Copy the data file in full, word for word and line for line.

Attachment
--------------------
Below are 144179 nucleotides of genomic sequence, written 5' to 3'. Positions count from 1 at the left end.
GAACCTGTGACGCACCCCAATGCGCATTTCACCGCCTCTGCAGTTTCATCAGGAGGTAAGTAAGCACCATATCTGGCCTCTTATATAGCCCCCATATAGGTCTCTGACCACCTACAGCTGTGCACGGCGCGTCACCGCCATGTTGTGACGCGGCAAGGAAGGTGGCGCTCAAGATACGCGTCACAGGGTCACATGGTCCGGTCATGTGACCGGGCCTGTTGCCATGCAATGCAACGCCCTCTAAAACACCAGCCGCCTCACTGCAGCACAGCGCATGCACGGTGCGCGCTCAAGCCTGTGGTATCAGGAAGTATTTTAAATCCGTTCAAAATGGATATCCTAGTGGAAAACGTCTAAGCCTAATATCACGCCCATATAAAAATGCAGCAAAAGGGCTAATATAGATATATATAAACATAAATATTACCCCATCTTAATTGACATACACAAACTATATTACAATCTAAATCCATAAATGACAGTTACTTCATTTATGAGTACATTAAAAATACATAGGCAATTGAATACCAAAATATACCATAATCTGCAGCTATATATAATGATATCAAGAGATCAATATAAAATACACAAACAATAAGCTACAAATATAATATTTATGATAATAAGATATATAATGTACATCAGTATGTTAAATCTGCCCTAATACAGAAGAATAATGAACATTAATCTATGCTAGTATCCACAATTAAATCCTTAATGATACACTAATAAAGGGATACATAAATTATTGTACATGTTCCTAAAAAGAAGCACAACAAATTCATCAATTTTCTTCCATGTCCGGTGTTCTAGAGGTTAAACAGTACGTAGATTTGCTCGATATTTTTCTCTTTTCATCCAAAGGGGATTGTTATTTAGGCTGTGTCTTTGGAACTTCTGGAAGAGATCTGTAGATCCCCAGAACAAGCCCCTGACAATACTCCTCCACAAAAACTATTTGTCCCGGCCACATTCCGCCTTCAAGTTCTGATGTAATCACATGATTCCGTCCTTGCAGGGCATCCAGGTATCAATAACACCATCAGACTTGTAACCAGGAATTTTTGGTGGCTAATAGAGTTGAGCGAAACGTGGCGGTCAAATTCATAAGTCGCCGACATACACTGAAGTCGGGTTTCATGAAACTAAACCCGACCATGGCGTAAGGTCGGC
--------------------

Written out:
Below are 144179 nucleotides of genomic sequence, written 5' to 3'. Positions count from 1 at the left end.
GAACCTGTGACGCACCCCAATGCGCATTTCACCGCCTCTGCAGTTTCATCAGGAGGTAAGTAAGCACCATATCTGGCCTCTTATATAGCCCCCATATAGGTCTCTGACCACCTACAGCTGTGCACGGCGCGTCACCGCCATGTTGTGACGCGGCAAGGAAGGTGGCGCTCAAGATACGCGTCACAGGGTCACATGGTCCGGTCATGTGACCGGGCCTGTTGCCATGCAATGCAACGCCCTCTAAAACACCAGCCGCCTCACTGCAGCACAGCGCATGCACGGTGCGCGCTCAAGCCTGTGGTATCAGGAAGTATTTTAAATCCGTTCAAAATGGATATCCTAGTGGAAAACGTCTAAGCCTAATATCACGCCCATATAAAAATGCAGCAAAAGGGCTAATATAGATATATATAAACATAAATATTACCCCATCTTAATTGACATACACAAACTATATTACAATCTAAATCCATAAATGACAGTTACTTCATTTATGAGTACATTAAAAATACATAGGCAATTGAATACCAAAATATACCATAATCTGCAGCTATATATAATGATATCAAGAGATCAATATAAAATACACAAACAATAAGCTACAAATATAATATTTATGATAATAAGATATATAATGTACATCAGTATGTTAAATCTGCCCTAATACAGAAGAATAATGAACATTAATCTATGCTAGTATCCACAATTAAATCCTTAATGATACACTAATAAAGGGATACATAAATTATTGTACATGTTCCTAAAAAGAAGCACAACAAATTCATCAATTTTCTTCCATGTCCGGTGTTCTAGAGGTTAAACAGTACGTAGATTTGCTCGATATTTTTCTCTTTTCATCCAAAGGGGATTGTTATTTAGGCTGTGTCTTTGGAACTTCTGGAAGAGATCTGTAGATCCCCAGAACAAGCCCCTGACAATACTCCTCCACAAAAACTATTTGTCCCGGCCACATTCCGCCTTCAAGTTCTGATGTAATCACATGATTCCGTCCTTGCAGGGCATCCAGGTATCAATAACACCATCAGACTTGTAACCAGGAATTTTTGGTGGCTAATAGAGTTGAGCGAAACGTGGCGGTCAAATTCATAAGTCGCCGACATACACTGAAGTCGGGTTTCATGAAACTAAACCCGACCATGGCGTAAGGTCGGC